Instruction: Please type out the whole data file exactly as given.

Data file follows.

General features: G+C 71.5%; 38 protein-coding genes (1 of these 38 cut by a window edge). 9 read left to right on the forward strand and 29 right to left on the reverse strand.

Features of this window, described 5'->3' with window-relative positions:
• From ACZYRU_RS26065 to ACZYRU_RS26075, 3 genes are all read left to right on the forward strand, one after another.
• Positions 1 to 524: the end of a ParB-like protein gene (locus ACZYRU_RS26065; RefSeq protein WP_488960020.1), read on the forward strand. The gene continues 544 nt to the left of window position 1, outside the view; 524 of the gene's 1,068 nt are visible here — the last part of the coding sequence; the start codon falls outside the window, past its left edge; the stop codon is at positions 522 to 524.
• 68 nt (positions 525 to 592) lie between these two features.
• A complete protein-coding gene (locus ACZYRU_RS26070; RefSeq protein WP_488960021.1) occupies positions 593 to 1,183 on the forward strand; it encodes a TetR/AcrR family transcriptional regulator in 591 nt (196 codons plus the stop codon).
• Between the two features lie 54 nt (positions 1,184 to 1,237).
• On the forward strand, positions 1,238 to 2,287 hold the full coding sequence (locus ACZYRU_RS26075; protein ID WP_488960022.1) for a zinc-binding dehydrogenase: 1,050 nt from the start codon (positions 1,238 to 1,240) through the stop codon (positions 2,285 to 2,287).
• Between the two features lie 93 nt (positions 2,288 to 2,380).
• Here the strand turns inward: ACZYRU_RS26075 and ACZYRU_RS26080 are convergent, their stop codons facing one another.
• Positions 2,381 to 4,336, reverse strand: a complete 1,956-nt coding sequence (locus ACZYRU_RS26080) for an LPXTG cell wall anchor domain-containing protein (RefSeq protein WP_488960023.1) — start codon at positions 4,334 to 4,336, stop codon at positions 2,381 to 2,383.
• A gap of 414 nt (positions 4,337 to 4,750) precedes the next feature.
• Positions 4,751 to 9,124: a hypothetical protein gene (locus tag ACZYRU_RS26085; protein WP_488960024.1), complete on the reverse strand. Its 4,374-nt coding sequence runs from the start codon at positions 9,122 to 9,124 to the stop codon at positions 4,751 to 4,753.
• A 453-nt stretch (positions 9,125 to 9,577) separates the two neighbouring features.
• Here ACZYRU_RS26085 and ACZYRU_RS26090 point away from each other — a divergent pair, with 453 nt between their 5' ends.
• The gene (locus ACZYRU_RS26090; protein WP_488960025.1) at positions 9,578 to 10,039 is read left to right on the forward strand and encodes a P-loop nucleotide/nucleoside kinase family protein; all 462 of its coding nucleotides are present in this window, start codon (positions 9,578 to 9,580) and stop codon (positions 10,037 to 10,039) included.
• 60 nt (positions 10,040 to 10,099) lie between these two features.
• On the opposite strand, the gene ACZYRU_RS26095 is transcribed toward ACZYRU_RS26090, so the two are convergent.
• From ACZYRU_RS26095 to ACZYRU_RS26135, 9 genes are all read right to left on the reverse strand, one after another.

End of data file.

General features: G+C 71.5%; 38 protein-coding genes (1 of these 38 cut by a window edge). 9 read left to right on the forward strand and 29 right to left on the reverse strand.

Features of this window, described 5'->3' with window-relative positions:
• From ACZYRU_RS26065 to ACZYRU_RS26075, 3 genes are all read left to right on the forward strand, one after another.
• Positions 1 to 524: the end of a ParB-like protein gene (locus ACZYRU_RS26065; RefSeq protein WP_488960020.1), read on the forward strand. The gene continues 544 nt to the left of window position 1, outside the view; 524 of the gene's 1,068 nt are visible here — the last part of the coding sequence; the start codon falls outside the window, past its left edge; the stop codon is at positions 522 to 524.
• 68 nt (positions 525 to 592) lie between these two features.
• A complete protein-coding gene (locus ACZYRU_RS26070; RefSeq protein WP_488960021.1) occupies positions 593 to 1,183 on the forward strand; it encodes a TetR/AcrR family transcriptional regulator in 591 nt (196 codons plus the stop codon).
• Between the two features lie 54 nt (positions 1,184 to 1,237).
• On the forward strand, positions 1,238 to 2,287 hold the full coding sequence (locus ACZYRU_RS26075; protein ID WP_488960022.1) for a zinc-binding dehydrogenase: 1,050 nt from the start codon (positions 1,238 to 1,240) through the stop codon (positions 2,285 to 2,287).
• Between the two features lie 93 nt (positions 2,288 to 2,380).
• Here the strand turns inward: ACZYRU_RS26075 and ACZYRU_RS26080 are convergent, their stop codons facing one another.
• Positions 2,381 to 4,336, reverse strand: a complete 1,956-nt coding sequence (locus ACZYRU_RS26080) for an LPXTG cell wall anchor domain-containing protein (RefSeq protein WP_488960023.1) — start codon at positions 4,334 to 4,336, stop codon at positions 2,381 to 2,383.
• A gap of 414 nt (positions 4,337 to 4,750) precedes the next feature.
• Positions 4,751 to 9,124: a hypothetical protein gene (locus tag ACZYRU_RS26085; protein WP_488960024.1), complete on the reverse strand. Its 4,374-nt coding sequence runs from the start codon at positions 9,122 to 9,124 to the stop codon at positions 4,751 to 4,753.
• A 453-nt stretch (positions 9,125 to 9,577) separates the two neighbouring features.
• Here ACZYRU_RS26085 and ACZYRU_RS26090 point away from each other — a divergent pair, with 453 nt between their 5' ends.
• The gene (locus ACZYRU_RS26090; protein WP_488960025.1) at positions 9,578 to 10,039 is read left to right on the forward strand and encodes a P-loop nucleotide/nucleoside kinase family protein; all 462 of its coding nucleotides are present in this window, start codon (positions 9,578 to 9,580) and stop codon (positions 10,037 to 10,039) included.
• 60 nt (positions 10,040 to 10,099) lie between these two features.
• On the opposite strand, the gene ACZYRU_RS26095 is transcribed toward ACZYRU_RS26090, so the two are convergent.
• From ACZYRU_RS26095 to ACZYRU_RS26135, 9 genes are all read right to left on the reverse strand, one after another.